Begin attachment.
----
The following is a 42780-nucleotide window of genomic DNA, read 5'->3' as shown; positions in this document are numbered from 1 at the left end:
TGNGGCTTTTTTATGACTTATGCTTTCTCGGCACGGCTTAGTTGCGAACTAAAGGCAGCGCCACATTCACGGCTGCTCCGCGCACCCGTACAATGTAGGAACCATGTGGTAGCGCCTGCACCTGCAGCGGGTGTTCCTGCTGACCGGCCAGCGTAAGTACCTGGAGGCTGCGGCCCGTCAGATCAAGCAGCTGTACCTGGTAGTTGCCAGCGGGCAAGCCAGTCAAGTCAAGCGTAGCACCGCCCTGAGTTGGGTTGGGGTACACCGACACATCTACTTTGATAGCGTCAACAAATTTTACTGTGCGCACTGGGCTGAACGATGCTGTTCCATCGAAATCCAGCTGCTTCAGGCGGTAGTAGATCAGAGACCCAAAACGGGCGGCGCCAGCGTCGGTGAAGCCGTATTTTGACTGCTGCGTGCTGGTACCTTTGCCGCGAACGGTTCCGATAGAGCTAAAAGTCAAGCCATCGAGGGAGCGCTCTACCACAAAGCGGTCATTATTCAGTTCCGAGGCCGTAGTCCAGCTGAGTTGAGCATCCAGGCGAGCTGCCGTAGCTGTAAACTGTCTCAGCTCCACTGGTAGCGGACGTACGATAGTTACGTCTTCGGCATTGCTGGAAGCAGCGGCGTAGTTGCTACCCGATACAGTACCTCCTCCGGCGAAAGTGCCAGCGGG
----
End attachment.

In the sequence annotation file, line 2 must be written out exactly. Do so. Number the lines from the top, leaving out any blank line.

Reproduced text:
TGNGGCTTTTTTATGACTTATGCTTTCTCGGCACGGCTTAGTTGCGAACTAAAGGCAGCGCCACATTCACGGCTGCTCCGCGCACCCGTACAATGTAGGAACCATGTGGTAGCGCCTGCACCTGCAGCGGGTGTTCCTGCTGACCGGCCAGCGTAAGTACCTGGAGGCTGCGGCCCGTCAGATCAAGCAGCTGTACCTGGTAGTTGCCAGCGGGCAAGCCAGTCAAGTCAAGCGTAGCACCGCCCTGAGTTGGGTTGGGGTACACCGACACATCTACTTTGATAGCGTCAACAAATTTTACTGTGCGCACTGGGCTGAACGATGCTGTTCCATCGAAATCCAGCTGCTTCAGGCGGTAGTAGATCAGAGACCCAAAACGGGCGGCGCCAGCGTCGGTGAAGCCGTATTTTGACTGCTGCGTGCTGGTACCTTTGCCGCGAACGGTTCCGATAGAGCTAAAAGTCAAGCCATCGAGGGAGCGCTCTACCACAAAGCGGTCATTATTCAGTTCCGAGGCCGTAGTCCAGCTGAGTTGAGCATCCAGGCGAGCTGCCGTAGCTGTAAACTGTCTCAGCTCCACTGGTAGCGGACGTACGATAGTTACGTCTTCGGCATTGCTGGAAGCAGCGGCGTAGTTGCTACCCGATACAGTACCTCCTCCGGCGAAAGTGCCAGCGGG